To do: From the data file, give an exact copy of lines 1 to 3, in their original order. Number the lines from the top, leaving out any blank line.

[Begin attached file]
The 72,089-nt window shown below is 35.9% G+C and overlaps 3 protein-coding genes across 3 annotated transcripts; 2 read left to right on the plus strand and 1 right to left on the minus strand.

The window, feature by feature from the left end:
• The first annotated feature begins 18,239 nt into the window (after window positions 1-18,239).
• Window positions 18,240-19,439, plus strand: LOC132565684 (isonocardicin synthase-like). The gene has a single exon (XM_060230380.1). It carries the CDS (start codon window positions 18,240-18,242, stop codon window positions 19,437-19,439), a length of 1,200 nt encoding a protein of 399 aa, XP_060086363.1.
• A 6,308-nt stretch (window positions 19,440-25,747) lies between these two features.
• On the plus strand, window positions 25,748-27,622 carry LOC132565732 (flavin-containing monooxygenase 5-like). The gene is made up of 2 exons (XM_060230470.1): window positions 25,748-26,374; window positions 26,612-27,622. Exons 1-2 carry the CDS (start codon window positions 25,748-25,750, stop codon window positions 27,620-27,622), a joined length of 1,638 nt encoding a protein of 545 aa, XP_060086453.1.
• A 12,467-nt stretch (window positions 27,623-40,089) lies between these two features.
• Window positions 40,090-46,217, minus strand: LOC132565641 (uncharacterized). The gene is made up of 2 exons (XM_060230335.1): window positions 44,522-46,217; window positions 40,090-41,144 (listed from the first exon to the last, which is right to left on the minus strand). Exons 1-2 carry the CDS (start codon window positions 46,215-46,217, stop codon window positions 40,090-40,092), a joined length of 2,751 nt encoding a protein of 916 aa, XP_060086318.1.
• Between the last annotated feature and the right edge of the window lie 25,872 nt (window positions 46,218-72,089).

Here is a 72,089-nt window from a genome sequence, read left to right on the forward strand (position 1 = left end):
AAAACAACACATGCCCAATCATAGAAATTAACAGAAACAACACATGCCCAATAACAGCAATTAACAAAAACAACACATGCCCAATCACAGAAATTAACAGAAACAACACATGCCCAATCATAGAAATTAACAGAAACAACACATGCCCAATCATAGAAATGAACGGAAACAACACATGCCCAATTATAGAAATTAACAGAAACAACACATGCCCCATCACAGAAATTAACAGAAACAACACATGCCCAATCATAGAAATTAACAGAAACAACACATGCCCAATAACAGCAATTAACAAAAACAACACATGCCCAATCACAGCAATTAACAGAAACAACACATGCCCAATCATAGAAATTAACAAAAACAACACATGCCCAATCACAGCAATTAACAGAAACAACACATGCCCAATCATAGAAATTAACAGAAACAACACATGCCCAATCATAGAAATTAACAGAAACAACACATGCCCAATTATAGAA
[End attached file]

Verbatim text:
The 72,089-nt window shown below is 35.9% G+C and overlaps 3 protein-coding genes across 3 annotated transcripts; 2 read left to right on the plus strand and 1 right to left on the minus strand.

The window, feature by feature from the left end:
• The first annotated feature begins 18,239 nt into the window (after window positions 1-18,239).